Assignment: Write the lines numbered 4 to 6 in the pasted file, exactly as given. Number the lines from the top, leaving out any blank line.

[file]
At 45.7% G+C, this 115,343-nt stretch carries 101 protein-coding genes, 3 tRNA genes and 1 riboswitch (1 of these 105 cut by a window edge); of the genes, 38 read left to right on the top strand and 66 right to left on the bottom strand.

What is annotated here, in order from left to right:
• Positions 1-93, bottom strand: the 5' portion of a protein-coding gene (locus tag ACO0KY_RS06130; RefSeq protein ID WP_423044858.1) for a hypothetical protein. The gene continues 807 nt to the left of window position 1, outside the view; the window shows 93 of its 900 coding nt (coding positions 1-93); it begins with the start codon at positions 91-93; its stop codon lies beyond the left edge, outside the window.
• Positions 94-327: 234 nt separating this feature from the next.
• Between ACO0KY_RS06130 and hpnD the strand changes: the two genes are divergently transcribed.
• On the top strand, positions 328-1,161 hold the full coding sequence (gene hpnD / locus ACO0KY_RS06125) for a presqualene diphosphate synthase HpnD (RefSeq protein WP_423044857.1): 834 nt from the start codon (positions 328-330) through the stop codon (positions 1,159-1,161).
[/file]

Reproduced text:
• Positions 94-327: 234 nt separating this feature from the next.
• Between ACO0KY_RS06130 and hpnD the strand changes: the two genes are divergently transcribed.
• On the top strand, positions 328-1,161 hold the full coding sequence (gene hpnD / locus ACO0KY_RS06125) for a presqualene diphosphate synthase HpnD (RefSeq protein WP_423044857.1): 834 nt from the start codon (positions 328-330) through the stop codon (positions 1,159-1,161).